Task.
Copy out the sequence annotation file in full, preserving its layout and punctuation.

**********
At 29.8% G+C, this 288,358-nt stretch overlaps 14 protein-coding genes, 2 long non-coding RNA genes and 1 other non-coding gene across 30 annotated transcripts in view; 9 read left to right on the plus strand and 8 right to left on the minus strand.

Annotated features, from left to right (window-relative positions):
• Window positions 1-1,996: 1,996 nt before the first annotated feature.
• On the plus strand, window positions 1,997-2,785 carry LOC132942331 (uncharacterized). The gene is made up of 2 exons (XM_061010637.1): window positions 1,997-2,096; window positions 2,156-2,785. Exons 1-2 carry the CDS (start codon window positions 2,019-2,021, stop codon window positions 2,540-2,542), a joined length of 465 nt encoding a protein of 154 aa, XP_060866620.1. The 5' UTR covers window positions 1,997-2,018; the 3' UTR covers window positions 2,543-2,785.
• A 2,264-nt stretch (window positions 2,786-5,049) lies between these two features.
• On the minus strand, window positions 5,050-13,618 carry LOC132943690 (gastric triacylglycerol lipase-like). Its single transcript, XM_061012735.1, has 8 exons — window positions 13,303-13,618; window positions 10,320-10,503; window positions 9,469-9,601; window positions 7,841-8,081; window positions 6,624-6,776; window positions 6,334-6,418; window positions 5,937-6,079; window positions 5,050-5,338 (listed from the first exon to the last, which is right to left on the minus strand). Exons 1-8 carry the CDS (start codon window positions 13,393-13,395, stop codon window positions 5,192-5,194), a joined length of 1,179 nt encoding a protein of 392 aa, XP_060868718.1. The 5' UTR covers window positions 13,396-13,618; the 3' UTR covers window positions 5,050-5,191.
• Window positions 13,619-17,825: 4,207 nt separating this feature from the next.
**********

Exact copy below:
At 29.8% G+C, this 288,358-nt stretch overlaps 14 protein-coding genes, 2 long non-coding RNA genes and 1 other non-coding gene across 30 annotated transcripts in view; 9 read left to right on the plus strand and 8 right to left on the minus strand.

Annotated features, from left to right (window-relative positions):
• Window positions 1-1,996: 1,996 nt before the first annotated feature.
• On the plus strand, window positions 1,997-2,785 carry LOC132942331 (uncharacterized). The gene is made up of 2 exons (XM_061010637.1): window positions 1,997-2,096; window positions 2,156-2,785. Exons 1-2 carry the CDS (start codon window positions 2,019-2,021, stop codon window positions 2,540-2,542), a joined length of 465 nt encoding a protein of 154 aa, XP_060866620.1. The 5' UTR covers window positions 1,997-2,018; the 3' UTR covers window positions 2,543-2,785.
• A 2,264-nt stretch (window positions 2,786-5,049) lies between these two features.
• On the minus strand, window positions 5,050-13,618 carry LOC132943690 (gastric triacylglycerol lipase-like). Its single transcript, XM_061012735.1, has 8 exons — window positions 13,303-13,618; window positions 10,320-10,503; window positions 9,469-9,601; window positions 7,841-8,081; window positions 6,624-6,776; window positions 6,334-6,418; window positions 5,937-6,079; window positions 5,050-5,338 (listed from the first exon to the last, which is right to left on the minus strand). Exons 1-8 carry the CDS (start codon window positions 13,393-13,395, stop codon window positions 5,192-5,194), a joined length of 1,179 nt encoding a protein of 392 aa, XP_060868718.1. The 5' UTR covers window positions 13,396-13,618; the 3' UTR covers window positions 5,050-5,191.
• Window positions 13,619-17,825: 4,207 nt separating this feature from the next.